Up until 1995, Dennis Fano’s knack for repairing and building instruments was something he regarded as a “casual pursuit.” But all that changed, he says, when he landed a gig doing repairs at Matt Umanov Guitars in New York City.
“That experience exposed me to a wide range of instruments,” says Fano. “I was repairing everything from banjos to basses to guitars to ukuleles. The repair work gave me the foundation I needed to become a builder.”
So Fano left Umanov's in 2001 to pursue building full-time, but his passion for tinkering with instruments had started long before.
“My first victim was a wine red, short scale Harmony bass that my mom had given me for Christmas in 1984,” he says. “From early on, I wasn’t content to leave that thing alone. I had no training or prior experience, but that didn't stop me. I just had to know what made it tick.”
And it didn’t stop there. After saving enough money from a part-time job, he bought a 1966 Jazz Bass in homage to his Led Zeppelin hero, John Paul Jones.
“The bass had all of its original parts, but it had suffered the same fate that so many guitars did in those days — especially Fenders. It had been stripped and refinished numerous times.
“At first, I was content to leave the bass as it was because it was light years better than the student model Harmony I had been playing — but that didn't last long.”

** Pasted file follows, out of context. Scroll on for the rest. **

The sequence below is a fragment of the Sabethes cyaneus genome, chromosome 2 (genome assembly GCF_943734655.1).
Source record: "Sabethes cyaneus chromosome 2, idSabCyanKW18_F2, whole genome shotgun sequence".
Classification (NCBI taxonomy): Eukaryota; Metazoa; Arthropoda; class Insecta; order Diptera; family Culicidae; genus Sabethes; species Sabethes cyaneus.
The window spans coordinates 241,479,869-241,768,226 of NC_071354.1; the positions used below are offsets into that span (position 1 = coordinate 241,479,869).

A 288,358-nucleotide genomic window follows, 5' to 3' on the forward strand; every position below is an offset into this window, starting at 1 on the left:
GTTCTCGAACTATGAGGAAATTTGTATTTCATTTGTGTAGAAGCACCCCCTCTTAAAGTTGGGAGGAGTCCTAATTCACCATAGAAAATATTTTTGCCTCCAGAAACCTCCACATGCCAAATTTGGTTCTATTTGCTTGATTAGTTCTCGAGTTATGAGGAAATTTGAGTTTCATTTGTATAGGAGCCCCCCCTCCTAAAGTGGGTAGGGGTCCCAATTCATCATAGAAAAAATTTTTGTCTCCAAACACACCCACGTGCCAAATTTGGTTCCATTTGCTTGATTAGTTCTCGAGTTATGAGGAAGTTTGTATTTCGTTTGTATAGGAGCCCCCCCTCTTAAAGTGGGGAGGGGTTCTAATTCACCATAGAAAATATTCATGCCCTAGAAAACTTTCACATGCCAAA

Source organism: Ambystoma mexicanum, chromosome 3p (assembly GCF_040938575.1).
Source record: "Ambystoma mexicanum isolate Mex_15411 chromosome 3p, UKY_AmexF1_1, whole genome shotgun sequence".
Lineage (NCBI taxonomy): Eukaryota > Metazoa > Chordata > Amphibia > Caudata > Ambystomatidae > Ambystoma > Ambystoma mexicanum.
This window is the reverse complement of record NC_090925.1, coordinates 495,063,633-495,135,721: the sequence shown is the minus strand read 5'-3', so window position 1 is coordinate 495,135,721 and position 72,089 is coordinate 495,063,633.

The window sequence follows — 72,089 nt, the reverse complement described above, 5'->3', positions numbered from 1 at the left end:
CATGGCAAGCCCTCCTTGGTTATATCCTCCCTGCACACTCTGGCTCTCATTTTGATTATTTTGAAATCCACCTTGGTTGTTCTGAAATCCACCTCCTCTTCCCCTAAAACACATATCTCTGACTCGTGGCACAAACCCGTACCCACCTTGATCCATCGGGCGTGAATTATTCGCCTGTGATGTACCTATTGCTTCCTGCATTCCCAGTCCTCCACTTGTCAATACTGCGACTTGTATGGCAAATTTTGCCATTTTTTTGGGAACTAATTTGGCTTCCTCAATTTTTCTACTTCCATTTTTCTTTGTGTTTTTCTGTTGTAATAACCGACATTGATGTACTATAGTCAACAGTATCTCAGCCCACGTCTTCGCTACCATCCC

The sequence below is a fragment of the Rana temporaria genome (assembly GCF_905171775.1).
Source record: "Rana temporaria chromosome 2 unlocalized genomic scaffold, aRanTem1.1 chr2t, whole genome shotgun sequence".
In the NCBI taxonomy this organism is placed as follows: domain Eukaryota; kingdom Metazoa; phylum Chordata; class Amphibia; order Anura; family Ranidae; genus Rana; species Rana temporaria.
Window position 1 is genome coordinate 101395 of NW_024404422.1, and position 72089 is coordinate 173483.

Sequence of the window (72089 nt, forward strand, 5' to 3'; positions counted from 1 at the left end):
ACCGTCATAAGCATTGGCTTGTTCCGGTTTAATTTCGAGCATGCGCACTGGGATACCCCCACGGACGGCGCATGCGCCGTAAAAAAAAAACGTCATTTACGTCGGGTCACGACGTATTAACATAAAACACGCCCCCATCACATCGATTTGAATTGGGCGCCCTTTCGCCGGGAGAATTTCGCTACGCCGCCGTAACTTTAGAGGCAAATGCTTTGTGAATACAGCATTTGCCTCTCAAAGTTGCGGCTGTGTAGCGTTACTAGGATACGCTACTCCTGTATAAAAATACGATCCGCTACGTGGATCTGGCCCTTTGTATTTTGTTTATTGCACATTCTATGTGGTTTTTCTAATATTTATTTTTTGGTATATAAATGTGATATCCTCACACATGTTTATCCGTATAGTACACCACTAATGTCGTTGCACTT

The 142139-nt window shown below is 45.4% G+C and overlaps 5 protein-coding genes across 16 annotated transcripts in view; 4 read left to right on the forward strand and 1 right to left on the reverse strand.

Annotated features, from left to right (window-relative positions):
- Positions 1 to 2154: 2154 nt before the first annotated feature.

Without a specific plan of action, he began modifying the bass one component at a time over the next few years.
“I refinished it, swapped out the pickups, added a third pickup, removed the pickguard and converted it to an 8-string. I kept it like that for a while but finally came to my senses and decided to restore the bass. Luckily, I had had the good sense to hang on to the original parts.”
Fast forward almost three decades and today you’ll find Fano’s creations in the hands of everyone from Walter Becker (Steely Dan) and James Valentine (Maroon 5) to Nels Cline and Jeff Tweedy (Wilco).
“Our guitars are handmade in the US by a small group of skilled craftsmen and we use top-of-the-line materials and components,” says Fano. “I feel that every player deserves to have a unique instrument that enables them to express their individuality, so there aren’t any limits when it comes to the custom instruments that I build in my shop.”